African monsoon teleconnections with tropical SSTs: Validation and evolution in a set of IPCC4 simulations

Abstract : A set of twelve state-of-the-art coupled ocean-atmosphere General Circulation Models (OAGCMs) is explored to assess their ability to simulate the main teleconnections between the West African monsoon (WAM) and the tropical sea surface temperatures (SSTs) at the interannual to multi-decadal time scales. Such teleconnections are indeed responsible for the main modes of precipitation variability observed over West Africa and represent an interesting benchmark for the models that have contributed to the 4th Assessment Report of the Intergovernmental Panel on Climate Change (IPCC4). The evaluation is based on a Maximum Covariance Analysis (MCA) applied on tropical SSTs and WAM rainfall. To distinguish between interannual and multi-decadal variability, all datasets are partitioned into Low-Frequency (LF) and High-Frequency (HF) components prior to analysis. First applied to HF observations, the MCA reveals two major teleconnections. The first mode highlights the strong influence of the El Niño Southern Oscillation (ENSO). The second mode reveals a relationship between the SST in the Gulf of Guinea and the northward migration of the monsoon rainbelt over the West African continent. When applied to HF outputs of the 20th century IPCC4 simulations, the MCA provides heterogeneous results. Most simulations show a single dominant Pacific teleconnection, which is however of the wrong sign for half of the models. Only one model shows a significant second mode, emphasizing the AGCMs'difficulty in simulating the response of the African rainbelt to Atlantic SST anomalies that are not synchronous with Pacific anomalies. The LF modulation of these HF teleconnections is then explored through running correlations between Expansion Coefficients (ECs) for SSTs and precipitation. The observed time series indicate that both Pacific and Atlantic teleconnections get stronger during the 20th century. The IPCC4 simulations of the 20th and 21st centuries do not show any significant change in the pattern of the teleconnections, but the dominant ENSO teleconnection also 2 exhibits a significant strengthening, thereby suggesting that the observed trend could be partly a response to the anthropogenic forcing. Finally, the MCA is also applied to the LF data. The first observed mode reveals a wellknown inter-hemispheric SST pattern that is strongly related to the multi-decadal variability of the WAM rainfall dominated by the severe drying trend from the 1950s to the 1980s. Whereas recent studies suggest that this drying could be partly caused by anthropogenic forcings, only five among the twelve IPCC4 models capture some features of this LF coupled mode. This result suggests the need for a more detailed validation of the WAM variability, including a dynamical interpretation of the SST-rainfall relationships.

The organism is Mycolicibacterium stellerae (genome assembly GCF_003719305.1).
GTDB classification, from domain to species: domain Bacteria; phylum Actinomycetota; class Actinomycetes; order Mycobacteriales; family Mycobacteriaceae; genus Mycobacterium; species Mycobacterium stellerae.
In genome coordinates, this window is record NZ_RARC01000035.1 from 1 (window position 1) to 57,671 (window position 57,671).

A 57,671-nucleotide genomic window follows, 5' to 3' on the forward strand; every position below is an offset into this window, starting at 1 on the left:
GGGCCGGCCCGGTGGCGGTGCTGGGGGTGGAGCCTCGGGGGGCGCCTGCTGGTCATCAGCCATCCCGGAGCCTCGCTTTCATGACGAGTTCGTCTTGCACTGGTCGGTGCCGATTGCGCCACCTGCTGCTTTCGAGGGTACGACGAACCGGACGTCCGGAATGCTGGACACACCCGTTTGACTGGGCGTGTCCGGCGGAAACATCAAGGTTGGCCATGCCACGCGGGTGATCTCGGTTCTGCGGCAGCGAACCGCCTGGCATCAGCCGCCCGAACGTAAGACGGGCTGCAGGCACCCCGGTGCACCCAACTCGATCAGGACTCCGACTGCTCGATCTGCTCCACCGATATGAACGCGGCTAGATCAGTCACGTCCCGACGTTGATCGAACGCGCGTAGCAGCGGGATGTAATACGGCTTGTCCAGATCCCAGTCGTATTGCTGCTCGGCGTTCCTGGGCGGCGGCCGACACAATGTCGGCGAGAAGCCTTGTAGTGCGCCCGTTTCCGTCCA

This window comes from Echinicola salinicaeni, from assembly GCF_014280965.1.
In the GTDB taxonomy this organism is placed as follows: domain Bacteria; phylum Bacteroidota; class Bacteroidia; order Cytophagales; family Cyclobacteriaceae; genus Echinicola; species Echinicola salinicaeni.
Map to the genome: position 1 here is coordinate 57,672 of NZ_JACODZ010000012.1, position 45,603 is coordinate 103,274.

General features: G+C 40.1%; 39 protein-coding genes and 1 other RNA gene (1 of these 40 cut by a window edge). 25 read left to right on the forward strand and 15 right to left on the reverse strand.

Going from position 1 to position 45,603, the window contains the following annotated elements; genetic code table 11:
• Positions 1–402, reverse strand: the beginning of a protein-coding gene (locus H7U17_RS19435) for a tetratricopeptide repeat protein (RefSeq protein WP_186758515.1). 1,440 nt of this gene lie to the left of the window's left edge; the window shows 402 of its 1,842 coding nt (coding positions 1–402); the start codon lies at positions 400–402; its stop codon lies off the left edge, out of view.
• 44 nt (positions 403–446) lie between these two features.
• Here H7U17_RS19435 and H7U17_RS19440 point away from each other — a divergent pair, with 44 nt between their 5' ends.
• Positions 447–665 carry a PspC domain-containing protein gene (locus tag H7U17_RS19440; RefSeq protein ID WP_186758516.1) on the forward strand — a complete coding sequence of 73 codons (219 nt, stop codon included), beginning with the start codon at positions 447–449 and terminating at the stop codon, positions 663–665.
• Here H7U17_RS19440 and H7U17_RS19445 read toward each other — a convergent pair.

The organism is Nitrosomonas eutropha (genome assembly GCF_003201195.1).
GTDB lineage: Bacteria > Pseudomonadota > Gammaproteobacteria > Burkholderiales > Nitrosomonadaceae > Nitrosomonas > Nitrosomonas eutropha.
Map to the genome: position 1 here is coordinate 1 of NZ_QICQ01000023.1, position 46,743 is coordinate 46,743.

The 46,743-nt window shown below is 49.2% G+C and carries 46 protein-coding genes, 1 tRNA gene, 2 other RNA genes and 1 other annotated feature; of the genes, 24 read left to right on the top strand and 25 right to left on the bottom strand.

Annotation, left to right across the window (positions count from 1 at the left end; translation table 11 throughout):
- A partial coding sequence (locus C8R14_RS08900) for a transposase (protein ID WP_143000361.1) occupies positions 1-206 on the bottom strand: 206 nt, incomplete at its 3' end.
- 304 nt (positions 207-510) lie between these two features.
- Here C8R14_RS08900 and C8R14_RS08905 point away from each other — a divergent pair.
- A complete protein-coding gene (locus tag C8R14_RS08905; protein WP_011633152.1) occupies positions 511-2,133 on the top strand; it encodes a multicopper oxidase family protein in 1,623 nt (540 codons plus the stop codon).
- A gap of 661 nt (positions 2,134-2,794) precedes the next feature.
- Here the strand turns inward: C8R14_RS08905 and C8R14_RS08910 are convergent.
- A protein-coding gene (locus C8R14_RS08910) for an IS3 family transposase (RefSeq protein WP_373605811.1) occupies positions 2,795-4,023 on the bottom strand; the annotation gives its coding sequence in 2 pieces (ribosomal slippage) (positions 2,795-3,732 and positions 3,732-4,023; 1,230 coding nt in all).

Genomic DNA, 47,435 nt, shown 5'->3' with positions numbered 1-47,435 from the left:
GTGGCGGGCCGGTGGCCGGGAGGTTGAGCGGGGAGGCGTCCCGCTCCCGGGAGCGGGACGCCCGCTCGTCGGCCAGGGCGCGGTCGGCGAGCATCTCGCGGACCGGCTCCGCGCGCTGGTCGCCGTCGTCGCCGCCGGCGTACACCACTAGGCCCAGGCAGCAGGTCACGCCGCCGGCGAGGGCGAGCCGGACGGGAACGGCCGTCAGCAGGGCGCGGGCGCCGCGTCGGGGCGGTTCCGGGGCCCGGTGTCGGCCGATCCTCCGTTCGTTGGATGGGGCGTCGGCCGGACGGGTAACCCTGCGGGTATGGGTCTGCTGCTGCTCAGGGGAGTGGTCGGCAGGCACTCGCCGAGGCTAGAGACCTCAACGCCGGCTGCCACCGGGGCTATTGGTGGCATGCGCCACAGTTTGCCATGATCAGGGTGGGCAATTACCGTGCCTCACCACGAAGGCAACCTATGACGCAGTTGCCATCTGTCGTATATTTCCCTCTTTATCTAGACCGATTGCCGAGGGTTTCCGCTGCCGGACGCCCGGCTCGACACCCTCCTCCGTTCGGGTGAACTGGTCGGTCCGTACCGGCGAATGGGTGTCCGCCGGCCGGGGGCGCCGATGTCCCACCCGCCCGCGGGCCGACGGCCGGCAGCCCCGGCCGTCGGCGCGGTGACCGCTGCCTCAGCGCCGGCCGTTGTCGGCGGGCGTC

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Pré-publication, Document de travail
40 pages. 2006
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Mathieu Joly, Aurore Voldoire, Hervé Douville, Pascal Terray, Jean-François Royer. African monsoon teleconnections with tropical SSTs: Validation and evolution in a set of IPCC4 simulations. 40 pages. 2006. 〈meteo-00996738〉

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